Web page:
Will Leaked iPhone 4G Bruise Apple?

Consumers got an unintended sneak peak this week at the next generation of the iPhone when the tech blog Gizmodo posted pictures and stories of the device after a hapless Apple employee lost a test version at a California bar weeks ago.

Does this apparent leak from Apple – a company known to zealously guard its products in development – hurt the company or consumers in any way?

While an analyst said it is too soon to tell how the affair will ultimately shake out for Apple, one thing is certain: "Leaks only serve to benefit the consumer, not the business," said Jeff Orr, senior analyst for mobile devices at ABI Research.

Knowledge is power for potential buyers that can influence their later purchasing behavior. This especially holds true for already-available products like the iPhone that have a next-generation version soon to hit stores. Essentially, why buy today's iPhone 3GS when tomorrow's new-and-improved 4G is right around the corner?

At least through the first quarter of this year, the well-publicized, planned roll-out this summer of the next iPhone handset with a beefed-up operating system (already detailed by Apple earlier this month) has not cut into sales. In fact, quite the opposite: Apple sold 8.74 million iPhones the first three months of this year, up 131 percent from first quarter 2009.

Post-leak, however, savvy consumers now have a good idea what they will get if they wait for the iPhone 4G. The test version scoured by Gizmodo includes new features such as a long-awaited forward-facing camera for video conferencing, improved screen resolution, split volume buttons and a secondary microphone for noise cancellation.

Add to the buzz?

Nevertheless, Apple may benefit from the media frenzy over the entertaining particulars of "iPhonegate": a 26-year-old employee named Gray Powell out partying for his birthday left the phone on a bar stool, later stumbled upon by another bar patron who sold the prototype to Gawker Media for $5,000, who then splashed the phone all over its Gizmodo Web site.

People certainly seem to be paying attention to the story: Gizmodo's traffic quadrupled to 20 million page views a day this week, and major media outlets ranging from the New York Times to USA Today have covered iPhonegate.

But this sort of tabloid fodder isn't exactly Apple's modus operandi when it comes to introducing its products.

Over the years, Apple has instead scheduled big media events at its Cupertino, Calif. headquarters and in San Francisco where CEO Steve Jobs – in a black turtleneck and jeans – has shown off his company's latest creation in a controlled environment. (The iPhone's new operating system and the iPad were both revealed in such events this year.)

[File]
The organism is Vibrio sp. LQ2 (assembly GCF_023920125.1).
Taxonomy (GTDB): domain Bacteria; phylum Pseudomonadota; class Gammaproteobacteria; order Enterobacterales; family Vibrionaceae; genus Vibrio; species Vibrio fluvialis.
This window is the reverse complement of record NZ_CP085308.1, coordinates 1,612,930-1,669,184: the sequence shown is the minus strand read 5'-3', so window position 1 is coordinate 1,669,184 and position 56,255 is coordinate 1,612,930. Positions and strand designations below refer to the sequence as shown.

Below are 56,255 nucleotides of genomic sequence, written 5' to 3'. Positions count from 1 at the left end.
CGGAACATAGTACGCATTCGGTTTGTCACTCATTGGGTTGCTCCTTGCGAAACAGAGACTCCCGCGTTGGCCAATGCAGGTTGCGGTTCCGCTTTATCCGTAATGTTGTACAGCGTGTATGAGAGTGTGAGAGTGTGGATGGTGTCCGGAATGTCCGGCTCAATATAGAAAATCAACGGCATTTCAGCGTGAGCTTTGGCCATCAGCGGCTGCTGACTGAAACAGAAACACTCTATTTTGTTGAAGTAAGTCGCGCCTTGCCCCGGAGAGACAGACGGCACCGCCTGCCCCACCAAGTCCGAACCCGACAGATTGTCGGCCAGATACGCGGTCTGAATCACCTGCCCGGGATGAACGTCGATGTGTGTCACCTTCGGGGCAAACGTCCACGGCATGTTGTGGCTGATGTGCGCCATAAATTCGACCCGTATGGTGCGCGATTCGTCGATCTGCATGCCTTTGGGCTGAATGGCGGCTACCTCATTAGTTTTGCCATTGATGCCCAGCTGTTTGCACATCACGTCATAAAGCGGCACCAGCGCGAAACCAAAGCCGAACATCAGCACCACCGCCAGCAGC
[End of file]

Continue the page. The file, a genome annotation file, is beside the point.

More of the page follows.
Apple: off-kilter, off-message?

So for now, Apple would seem to have lost control of its message, with the ongoing brouhaha stealing Jobs' thunder for when he would officially unveil the next iPhone come summertime.

"Some companies and brands like Apple . . . look to control the message," Orr told TechNewsDaily. "They want to be seen as an innovator, the first to think of something or first to package something in a way that is more meaningful than what the market has come to expect. [Apple] think[s] of themselves as revolutionary rather than evolutionary, and are not just putting out another phone or computer."

"By establishing themselves as a company that only announces breakthrough products, [Apple has] to try and keep what's being developed under wraps for as long as possible," Orr said.

Even so, Orr questioned whether Apple will be ultimately hurt by iPhonegate. "If I'm Apple, do I care because of all the attention brought to this device? Yes. But have I actually learned anything that will influence my consumer audience?" That answer's not so clear, Orr said.

Riding and riding out the press wave

Orr said he is not surprised that Apple has remained relatively mum about the potentially flummoxing leak in light of the fact that the storyline thus far has not been about what the new iPhone lacks, or how it could be a failure.

Moreover, the iPhone 4G that got away may not even be the product that Apple eventually has manufactured. During the product development stage, "it's never one product," Orr said. "There's multiple permutations along the way," and the tricky part for some companies is maintaining consumer excitement and interest during the lull between product releases.

As a company, "you want to keep that buzz, to keep your brand and products out in front of the audience as early and often as you can."

In the case of the missing iPhone 4G model, Gray Powell may have done his current employer (at least of this writing) an unscripted marketing favor.

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